When the advisory referendum for Evanston Township dissolution during the March 20 primary election, Evanston voters sent a clear message that they backed the change.
But due to the that might accompany a similar binding referendum, it is improbable such a vote will make the upcoming November ballot.
However, according to State Senator Jeff Schoenberg, D-Evanston, a complete phase out of township services coupled with a wind down of its tax levy could accomplish the same goal.
City officials have explored the idea of dissolving the township in the hope that reduced office rental and personnel costs , but Evanston City Attorney Grant Farrar said in November that dissolution is no easy task because conflicting state laws leave room for judicial interpretation and could put the city at legal risk.
The township government currently levies , administers a general assistance program and assists residents with property tax assessments. The township‘s boundaries are coterminous with the city, and the Evanston City Council sits as the township’s board of trustees.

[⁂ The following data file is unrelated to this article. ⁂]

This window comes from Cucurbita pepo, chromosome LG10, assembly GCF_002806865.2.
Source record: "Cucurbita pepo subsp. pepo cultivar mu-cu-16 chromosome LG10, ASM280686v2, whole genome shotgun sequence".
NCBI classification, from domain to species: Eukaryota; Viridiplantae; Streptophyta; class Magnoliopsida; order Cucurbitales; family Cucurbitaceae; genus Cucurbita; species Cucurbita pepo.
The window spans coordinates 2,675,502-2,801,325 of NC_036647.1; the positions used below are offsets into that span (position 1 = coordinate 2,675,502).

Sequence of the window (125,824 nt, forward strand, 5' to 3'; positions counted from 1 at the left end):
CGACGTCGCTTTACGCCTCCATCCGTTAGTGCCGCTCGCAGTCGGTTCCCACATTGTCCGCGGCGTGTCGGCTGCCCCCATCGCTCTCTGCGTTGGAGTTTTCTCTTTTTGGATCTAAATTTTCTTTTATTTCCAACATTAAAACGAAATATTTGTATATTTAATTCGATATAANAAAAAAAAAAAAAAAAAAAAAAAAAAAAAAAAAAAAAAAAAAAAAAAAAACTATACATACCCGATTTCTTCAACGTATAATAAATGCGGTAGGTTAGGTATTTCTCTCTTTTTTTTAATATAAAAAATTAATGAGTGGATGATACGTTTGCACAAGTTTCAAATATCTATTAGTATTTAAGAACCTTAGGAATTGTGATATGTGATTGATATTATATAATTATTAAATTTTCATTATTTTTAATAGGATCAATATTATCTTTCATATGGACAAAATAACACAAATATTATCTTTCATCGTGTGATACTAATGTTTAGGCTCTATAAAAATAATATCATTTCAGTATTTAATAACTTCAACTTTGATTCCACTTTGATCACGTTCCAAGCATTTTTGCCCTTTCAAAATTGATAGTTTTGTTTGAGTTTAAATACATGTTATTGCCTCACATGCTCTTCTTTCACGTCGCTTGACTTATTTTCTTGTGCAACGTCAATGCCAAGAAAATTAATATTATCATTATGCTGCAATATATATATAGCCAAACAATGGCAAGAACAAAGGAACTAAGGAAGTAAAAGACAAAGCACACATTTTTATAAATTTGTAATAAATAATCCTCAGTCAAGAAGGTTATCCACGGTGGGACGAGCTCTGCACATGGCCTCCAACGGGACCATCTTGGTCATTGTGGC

Unsure of what legal trouble the city might face with a binding referendum, the Evanston Township Board of Trustees asked Schoenberg to introduce state legislation that might eliminate any legal gray area and provide a more certain process for township dissolution.
Yet Schoenberg said in a Wednesday phone interview that there was little hope the legislation that he introduced would pass.
“The prospects for success of that legislation will always be very limited this session because there is very strong opposition from the Township Officials of Illinois, who are very influential statewide interest group,” Schoenberg said.
Instead, he suggested that the township board come to an intergovernmental agreement with the City of Evanston, transferring all its functions and powers to the city, while lowering its tax levy to nothing.
“The goal would be to have the township exist legally in name only,” Schoenberg said. “That would ensure a smooth transition. Now that the voters have spoken so decisively, we should put this alternative strategy on a fast track.”
Township Trustee and Evanston Ald. Mark Tendam (6th Ward) said that he was unsure what the township board would discuss at its April 10 annual meeting, but questioned what would happen to the township’s two paid elected officials without a tax levy.
Still, he said he thought the board needed to take a firmer stance in the near future.
“As trustees, we need to take a much stronger position and really look at where we compromise,” Tendam said, “even if we still are clicking toward dissolution.”